In 1671 Rochester was banished from the court for composing a lampoon of the king's mistress. By this time Rochester's poems had appeared in a number of publications, in some cases without his knowledge. After a year in disgrace—some weeks of which he spent disguised as an Italian doctor, Dr. Bendo, and maintained a successful, if spurious, medical practice—he was returned to the king's favor, although by all accounts he did not curb his behavior. Around 1675 Rochester began an affair with the actress Elizabeth Barry, whom it is said he coached to become the greatest actress of the Restoration stage. In addition to composing poetry that appeared in various collections and broadsides, Rochester was also writing for the stage, constructing original works as well as scenes for plays by other dramatists, including Elkanah Settle and Francis Fane. His health steadily declined—it is assumed he was suffering from syphilis—and in June of 1680, at age thirty-three, he was confined to bed, where he was to die a month later. His mother had him attended by her religious associates, notably the Anglican rationalist divine Gilbert Burnet, to whom Rochester renounced his atheism. This deathbed confession and conversion became legendary, and was promulgated in religious tracts over the next two centuries.
During Rochester's lifetime, his songs and poems were circulated mainly in anonymous broadsides and collections of miscellaneous poems; most of his work was not published under his name until after his death. Almost immediately after his death in 1680 there appeared a collection of Rochester's works entitled Poems on Several Occasions By the Right Honourable The E. of R———. Other similar editions were released throughout the 1680s and into the 1690s, some stripped of their more sexually explicit content. Rochester's adaptation of John Fletcher's play Valentinian, about the power of a monarch who rapes a young woman, was also published shortly after his death. Printings of the play Sodom, or the Quintessence of Debauchery (published in 1957), which is sometimes attributed to him, gave rise to charges of obscenity, and were destroyed. Collections of Rochester's works continued to be produced in the eighteenth century, but by the nineteenth century interest in his work had diminished.
Modern critics generally agree that Rochester's most important works are his verse satires, notably A Satire Against Mankind (1679; sometimes referred to as Satire Against Reason and Mankind), Letter from Artemisia in the Towne to Chloe in the Country, (1679; commonly referred to as Artemisia to Chloe), “Tunbridge Wells,” “Timon,” and “An Allusion to Horace.” In Satire Against Mankind, Rochester's commentary on the human condition, the speaker attacks the pride, vanity, folly, and treachery of human beings. Artemisia and Chloe, regarded by many critics as Rochester's masterpiece, is an epistolary poem; addressed from one woman to another, it presents a satirical look at social attitudes and the nature of love. Another masterwork is Upon Nothing (1679), a mock-philosophical poem that conducts an ironic encomium on nothingness to explore the Christian creation, the power of the human intellect, and Rochester's own philosophy of nihilism. Rochester also wrote many shorter poems, the best of which are thought to be “The Maimed Debauchee,” “The Fall,” “Absent From Thee,” “The Mistress,” “Love and Life,” “Song of a Young Lady to Her Ancient Lover,” “A Ramble in St. James's Park,” and “The Imperfect Enjoyment.” Ostensibly, many of these are love poems, but they typically focus more on sexual matters than the traditional concerns of romantic verse. Critics have noted that while satirizing social mores in many of these poems Rochester also presents unusually favorable portraits of women, depicts sexual frustration, and sometimes makes allusions to homoerotic desire. Because of their explicit nature, readers over the centuries have often judged them pornographic. Most critics today, however, maintain that Rochester's obscenity in these works is integral to his satire, as he violates social convention and forces readers to look at the basest aspects of themselves. Of his prose works, critics have examined with interest Rochester's hundred or so surviving letters and the advertising pamphlet he produced while posing as Dr. Bendo, which include elements of his trademark satire.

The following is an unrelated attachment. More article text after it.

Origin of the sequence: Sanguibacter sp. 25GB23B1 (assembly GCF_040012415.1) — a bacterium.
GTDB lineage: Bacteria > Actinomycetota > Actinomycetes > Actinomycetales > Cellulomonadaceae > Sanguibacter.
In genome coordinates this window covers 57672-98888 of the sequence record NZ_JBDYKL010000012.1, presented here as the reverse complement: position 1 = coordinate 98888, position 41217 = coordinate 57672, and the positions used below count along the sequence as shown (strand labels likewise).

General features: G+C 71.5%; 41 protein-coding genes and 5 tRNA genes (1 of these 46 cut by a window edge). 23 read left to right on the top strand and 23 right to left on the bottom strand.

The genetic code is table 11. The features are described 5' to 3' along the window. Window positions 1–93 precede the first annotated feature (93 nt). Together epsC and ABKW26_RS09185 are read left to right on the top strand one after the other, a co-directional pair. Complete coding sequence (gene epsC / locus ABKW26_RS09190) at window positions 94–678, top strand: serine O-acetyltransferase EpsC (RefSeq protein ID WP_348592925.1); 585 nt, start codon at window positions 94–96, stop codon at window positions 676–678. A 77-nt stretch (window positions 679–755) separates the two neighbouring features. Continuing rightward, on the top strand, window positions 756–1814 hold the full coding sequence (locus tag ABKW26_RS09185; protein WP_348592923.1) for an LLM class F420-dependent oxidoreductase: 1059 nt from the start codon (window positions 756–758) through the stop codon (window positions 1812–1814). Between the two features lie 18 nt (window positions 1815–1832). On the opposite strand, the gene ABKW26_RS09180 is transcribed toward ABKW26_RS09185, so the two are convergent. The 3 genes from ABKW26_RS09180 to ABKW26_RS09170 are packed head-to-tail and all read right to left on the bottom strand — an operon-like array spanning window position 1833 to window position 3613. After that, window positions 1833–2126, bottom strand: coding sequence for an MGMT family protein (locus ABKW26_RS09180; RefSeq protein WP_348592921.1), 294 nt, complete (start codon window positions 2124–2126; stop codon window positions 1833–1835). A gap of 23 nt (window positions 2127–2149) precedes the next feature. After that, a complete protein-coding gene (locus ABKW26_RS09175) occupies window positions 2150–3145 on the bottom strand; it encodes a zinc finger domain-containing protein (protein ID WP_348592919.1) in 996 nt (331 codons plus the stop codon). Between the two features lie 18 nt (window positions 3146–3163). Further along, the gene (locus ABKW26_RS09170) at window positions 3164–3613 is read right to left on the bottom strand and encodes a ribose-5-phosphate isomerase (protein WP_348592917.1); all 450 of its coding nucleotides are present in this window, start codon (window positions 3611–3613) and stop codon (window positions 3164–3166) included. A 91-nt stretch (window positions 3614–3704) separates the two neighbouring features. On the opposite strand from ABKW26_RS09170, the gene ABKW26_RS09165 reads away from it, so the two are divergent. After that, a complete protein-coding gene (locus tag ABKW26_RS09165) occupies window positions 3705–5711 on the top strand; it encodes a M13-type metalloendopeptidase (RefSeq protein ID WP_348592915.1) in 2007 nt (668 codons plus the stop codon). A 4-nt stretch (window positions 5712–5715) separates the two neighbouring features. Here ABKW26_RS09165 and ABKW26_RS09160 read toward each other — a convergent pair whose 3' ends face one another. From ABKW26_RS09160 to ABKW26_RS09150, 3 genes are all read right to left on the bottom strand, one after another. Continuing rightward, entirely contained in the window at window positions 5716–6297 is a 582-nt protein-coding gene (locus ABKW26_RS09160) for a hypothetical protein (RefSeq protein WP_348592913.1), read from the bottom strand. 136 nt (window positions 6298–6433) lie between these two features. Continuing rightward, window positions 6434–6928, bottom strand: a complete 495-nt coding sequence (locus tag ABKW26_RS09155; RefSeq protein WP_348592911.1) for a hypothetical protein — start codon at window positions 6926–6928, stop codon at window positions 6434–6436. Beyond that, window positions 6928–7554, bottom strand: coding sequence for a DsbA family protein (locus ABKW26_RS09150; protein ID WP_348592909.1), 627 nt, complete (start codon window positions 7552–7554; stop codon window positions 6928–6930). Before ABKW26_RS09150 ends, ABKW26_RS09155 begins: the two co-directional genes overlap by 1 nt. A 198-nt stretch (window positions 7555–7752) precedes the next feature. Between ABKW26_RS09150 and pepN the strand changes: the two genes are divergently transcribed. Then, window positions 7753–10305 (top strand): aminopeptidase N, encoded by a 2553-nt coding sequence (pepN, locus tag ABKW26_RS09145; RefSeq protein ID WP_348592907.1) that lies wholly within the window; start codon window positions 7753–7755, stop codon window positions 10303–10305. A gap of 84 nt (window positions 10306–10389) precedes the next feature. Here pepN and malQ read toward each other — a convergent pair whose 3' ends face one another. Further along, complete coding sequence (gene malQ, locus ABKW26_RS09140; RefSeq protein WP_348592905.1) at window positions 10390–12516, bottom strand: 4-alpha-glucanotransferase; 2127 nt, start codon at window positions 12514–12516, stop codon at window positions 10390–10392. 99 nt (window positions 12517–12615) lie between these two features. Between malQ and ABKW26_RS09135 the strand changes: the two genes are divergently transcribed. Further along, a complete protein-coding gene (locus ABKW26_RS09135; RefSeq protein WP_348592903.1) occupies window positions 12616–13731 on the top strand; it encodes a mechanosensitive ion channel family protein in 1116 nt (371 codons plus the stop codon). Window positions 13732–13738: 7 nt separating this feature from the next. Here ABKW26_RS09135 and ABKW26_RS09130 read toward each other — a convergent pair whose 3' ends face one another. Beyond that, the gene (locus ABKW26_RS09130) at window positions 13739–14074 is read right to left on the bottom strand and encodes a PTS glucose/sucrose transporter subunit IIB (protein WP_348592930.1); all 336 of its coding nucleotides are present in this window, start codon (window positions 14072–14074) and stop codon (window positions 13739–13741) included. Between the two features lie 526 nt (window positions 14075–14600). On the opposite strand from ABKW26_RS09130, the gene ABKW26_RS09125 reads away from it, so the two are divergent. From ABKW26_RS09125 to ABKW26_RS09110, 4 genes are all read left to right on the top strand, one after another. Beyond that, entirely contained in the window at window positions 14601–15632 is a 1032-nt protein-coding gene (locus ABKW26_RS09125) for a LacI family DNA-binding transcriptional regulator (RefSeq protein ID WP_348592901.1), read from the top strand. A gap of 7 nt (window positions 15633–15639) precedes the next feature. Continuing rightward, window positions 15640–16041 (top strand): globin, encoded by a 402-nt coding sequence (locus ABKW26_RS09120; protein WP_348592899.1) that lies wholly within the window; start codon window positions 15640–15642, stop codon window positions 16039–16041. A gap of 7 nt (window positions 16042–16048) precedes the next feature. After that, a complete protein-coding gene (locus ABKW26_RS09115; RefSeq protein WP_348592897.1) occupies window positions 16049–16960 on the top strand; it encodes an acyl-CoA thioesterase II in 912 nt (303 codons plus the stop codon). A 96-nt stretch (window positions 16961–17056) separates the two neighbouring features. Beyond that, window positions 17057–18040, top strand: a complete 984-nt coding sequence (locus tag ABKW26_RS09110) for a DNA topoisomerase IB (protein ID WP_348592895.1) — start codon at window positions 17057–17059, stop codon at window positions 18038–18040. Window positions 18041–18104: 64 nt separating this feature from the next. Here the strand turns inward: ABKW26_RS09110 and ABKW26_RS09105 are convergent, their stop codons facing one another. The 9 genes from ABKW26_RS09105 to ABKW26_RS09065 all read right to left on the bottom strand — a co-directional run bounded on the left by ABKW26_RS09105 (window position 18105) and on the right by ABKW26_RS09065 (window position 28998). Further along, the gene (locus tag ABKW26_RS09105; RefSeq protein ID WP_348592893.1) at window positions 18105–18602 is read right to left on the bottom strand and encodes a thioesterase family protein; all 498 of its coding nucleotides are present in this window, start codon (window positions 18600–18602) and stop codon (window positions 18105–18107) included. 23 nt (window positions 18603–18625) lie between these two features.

Throughout the years, Rochester's work has been widely praised for its skillful satire while at the same time condemned for its lewd and pornographic imagery. His contemporaries were divided in their opinion of his works—Marvell is said to have admired his work, but the poet John Dryden was critical of Rochester's lack of discipline. Although when his poems were first collected and published in 1680 they attracted a wide readership, many commentators dismissed his work, assuming that no one of Rochester's low morals could write great poetry. In the eighteenth century he was admired by Daniel Defoe but considered a dilettante by Alexander Pope; others, including Samuel Johnson, admired his skill while condemning his obscenity. The famed book collector and author Samuel Pepys reportedly kept his copy of Poems on Several Occasions hidden in a locked desk drawer, considering it “unfit to mix with [his] other books” and said of Rochester: “he is past writing any more so bad in one sense, so I despair of any man surviving him to write so good in another.” By the nineteenth century Rochester's work had fallen almost completely out of critical discourse and public readership, although he was admired by Alfred Tennyson, Voltaire, and William Hazlitt. Since the twentieth century Rochester criticism has come into its own, and scholars have begun to reassess his poetry, especially his satirical work. Critics such as Thomas H. Fujimura and C. F. Main have focused on the satirical method of A Satire Against Mankind. Fujimura has seen the satire as divided into two parts, the first dealing with reason and the second concerning the human condition. Main has argued that it is a classical verse satire. Brean Hammond and Paulina Kewes have examined the work's influence on Restoration drama, especially focusing on libertine debates played out on the Restoration stage. David Sheehan has examined Artemisia to Chloe, noting especially the protagonist's ironic worldview, while Gillian Manning has noted Rochester's favorable portrayal of the female condition. Howard D. Weinbrot has maintained that while Artemisia to Chloe is an example of Rochester's great satiric talent, “An Allusion to Horace” shows a lack of depth. Pat Rogers, however, has asserted that contextual differences between the latter work and its Horatian model require that it be evaluated on its own merits rather than in comparison to Horace. Critics such as K. E. Robinson, Tony Barley, and David Quentin have focused closely on the ironic nature of Upon Nothing, often noting the religious implications of the work. Many critics, such as Howard Erskine-Hill, Anne Righter, and Barbara Everett have explored how Rochester's works reflect his cultural background, while Ronald Paulson, Reba Wilcoxon, and Helen Wilcox have considered the questions of Rochester's use of obscenity and sexual imagery. Modern critics are drawn to Rochester's work for its accessibility, its wittiness, its pioneering use of satire, its sympathetic portrayal of women, its allusions to classical sources, and its use of diverse and interesting voices. The current view of Rochester is that of a gifted satirist and libertine, and his writing now overshadows his reputation as the most notable pornographer and heretic of his day.